A cyber-culture of care

Consent, respect, and the distribution of intimate images

In a culture where sharing intimate images with friends and romantic or sexual partners through social media has become more commonplace, a discussion on consent and respect in cyber spaces must be held. How can we create a culture of care in the case of intimate images?

The first important thing to note is that the non-consensual distribution of intimate images is illegal in Canada. In practice, this means that if someone is in possession of an intimate image of someone else, they are not legally allowed to share or publish this image in any capacity without the explicit consent of the person in the photograph. Even if someone has consent to keep the photo, they are not legally allowed to share it. The law states that someone who shares an intimate image without taking the necessary steps to obtain consent from the subject of the photos is guilty of this crime. Consent in the case of the distribution of intimate images, like in all cases of sexual interaction, must be given clearly and freely, and can be revoked at any time.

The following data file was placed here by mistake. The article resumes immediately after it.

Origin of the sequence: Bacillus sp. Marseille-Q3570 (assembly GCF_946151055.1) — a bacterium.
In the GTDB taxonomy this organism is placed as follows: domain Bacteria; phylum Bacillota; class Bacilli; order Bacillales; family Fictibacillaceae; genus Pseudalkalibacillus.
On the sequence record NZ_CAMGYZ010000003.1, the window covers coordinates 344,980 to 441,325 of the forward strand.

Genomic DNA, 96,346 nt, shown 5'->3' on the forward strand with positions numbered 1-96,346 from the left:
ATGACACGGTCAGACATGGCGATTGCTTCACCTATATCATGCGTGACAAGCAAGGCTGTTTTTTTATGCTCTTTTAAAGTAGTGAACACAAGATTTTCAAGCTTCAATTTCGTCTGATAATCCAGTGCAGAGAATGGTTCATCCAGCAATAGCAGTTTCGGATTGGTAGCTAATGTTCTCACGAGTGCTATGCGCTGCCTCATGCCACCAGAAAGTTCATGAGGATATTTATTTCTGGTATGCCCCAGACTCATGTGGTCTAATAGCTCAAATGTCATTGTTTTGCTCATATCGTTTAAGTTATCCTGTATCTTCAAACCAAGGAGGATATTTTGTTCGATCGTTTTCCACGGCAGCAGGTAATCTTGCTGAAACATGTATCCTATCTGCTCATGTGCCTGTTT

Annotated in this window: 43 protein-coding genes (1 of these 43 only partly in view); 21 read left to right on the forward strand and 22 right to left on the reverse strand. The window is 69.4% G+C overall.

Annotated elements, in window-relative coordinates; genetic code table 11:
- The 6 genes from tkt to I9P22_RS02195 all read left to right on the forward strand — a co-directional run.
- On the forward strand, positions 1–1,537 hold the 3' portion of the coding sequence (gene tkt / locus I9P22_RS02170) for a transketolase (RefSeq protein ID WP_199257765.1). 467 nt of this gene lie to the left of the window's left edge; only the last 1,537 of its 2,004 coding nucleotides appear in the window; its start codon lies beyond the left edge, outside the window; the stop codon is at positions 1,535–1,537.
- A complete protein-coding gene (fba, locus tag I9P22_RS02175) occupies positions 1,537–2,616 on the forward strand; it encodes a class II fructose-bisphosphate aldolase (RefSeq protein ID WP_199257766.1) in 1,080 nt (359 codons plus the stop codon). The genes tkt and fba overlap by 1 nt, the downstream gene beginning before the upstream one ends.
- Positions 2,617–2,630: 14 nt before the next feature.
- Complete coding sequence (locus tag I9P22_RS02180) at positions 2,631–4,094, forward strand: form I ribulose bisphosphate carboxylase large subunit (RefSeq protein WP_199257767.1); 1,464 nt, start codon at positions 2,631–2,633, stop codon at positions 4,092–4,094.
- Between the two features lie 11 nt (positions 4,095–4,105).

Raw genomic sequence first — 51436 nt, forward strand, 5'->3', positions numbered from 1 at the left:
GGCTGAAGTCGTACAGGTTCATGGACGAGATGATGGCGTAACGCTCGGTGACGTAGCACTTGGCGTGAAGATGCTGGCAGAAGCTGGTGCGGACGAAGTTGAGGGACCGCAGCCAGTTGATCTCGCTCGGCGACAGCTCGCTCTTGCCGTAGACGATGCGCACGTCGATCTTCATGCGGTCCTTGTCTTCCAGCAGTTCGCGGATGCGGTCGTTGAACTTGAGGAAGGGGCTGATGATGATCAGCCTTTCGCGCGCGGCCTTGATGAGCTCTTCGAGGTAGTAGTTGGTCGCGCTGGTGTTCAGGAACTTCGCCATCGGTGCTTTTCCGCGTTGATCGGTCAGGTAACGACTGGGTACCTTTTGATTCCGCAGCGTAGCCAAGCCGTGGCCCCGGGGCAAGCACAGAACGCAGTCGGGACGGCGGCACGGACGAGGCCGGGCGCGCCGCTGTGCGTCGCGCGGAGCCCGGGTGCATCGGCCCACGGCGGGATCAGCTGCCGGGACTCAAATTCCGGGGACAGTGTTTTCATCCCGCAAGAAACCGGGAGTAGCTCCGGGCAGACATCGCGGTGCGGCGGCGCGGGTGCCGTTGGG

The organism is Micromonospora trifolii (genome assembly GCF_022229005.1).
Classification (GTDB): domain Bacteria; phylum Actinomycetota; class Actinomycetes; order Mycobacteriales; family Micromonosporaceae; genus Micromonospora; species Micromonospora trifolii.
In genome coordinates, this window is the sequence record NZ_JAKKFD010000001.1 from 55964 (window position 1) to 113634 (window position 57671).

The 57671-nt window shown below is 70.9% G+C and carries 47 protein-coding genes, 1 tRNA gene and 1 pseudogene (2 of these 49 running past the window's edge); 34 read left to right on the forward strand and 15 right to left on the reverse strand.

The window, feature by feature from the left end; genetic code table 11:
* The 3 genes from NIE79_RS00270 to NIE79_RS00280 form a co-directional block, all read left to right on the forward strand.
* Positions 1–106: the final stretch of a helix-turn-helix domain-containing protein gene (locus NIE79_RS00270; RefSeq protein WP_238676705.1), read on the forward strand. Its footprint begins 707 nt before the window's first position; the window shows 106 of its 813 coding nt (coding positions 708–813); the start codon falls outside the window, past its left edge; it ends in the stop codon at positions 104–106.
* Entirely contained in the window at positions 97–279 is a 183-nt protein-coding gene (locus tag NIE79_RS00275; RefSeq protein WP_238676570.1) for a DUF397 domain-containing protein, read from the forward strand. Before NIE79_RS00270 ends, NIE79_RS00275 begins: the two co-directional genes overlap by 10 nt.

However, it is equally as important to note that, regardless of the law, what happens to someone’s intimate images should be decided by that person alone, and these decisions should be respected by those in possession of intimate images. It is important to be respectful of those who choose to share these images with us, not just because it is illegal not to, but because it is a part of fostering a culture of care between people. If someone tells you to delete a picture after a breakup – or anytime, really – listen to them. If you are in possession of an intimate picture of someone after you are no longer in contact with them, consider whether or not this person would want you to keep this picture, and delete the picture. We are not entitled to someone’s intimate images forever just because they once wanted us to have them, and therefore we should behave respectfully.

A culture of consent, care and respect must exist in all spaces, both in real life and online – that means taking into consideration the wishes of those with whom we connect intimately. In the case of intimate images, this means not distributing or sharing these images without the consent of the person in the photos. In order to create a culture of care, we must think beyond just legal boundaries in order to consider what being respectful of others entails.

If someone has distributed intimate images of you or is in possession of those images without your consent, or you have questions around consent in online spaces, please get in contact with SHARE through email at share@mta.ca to report these incidents and discuss your options.

Jilane Buryn
Jilane Buryn is a contributor to the Argosy.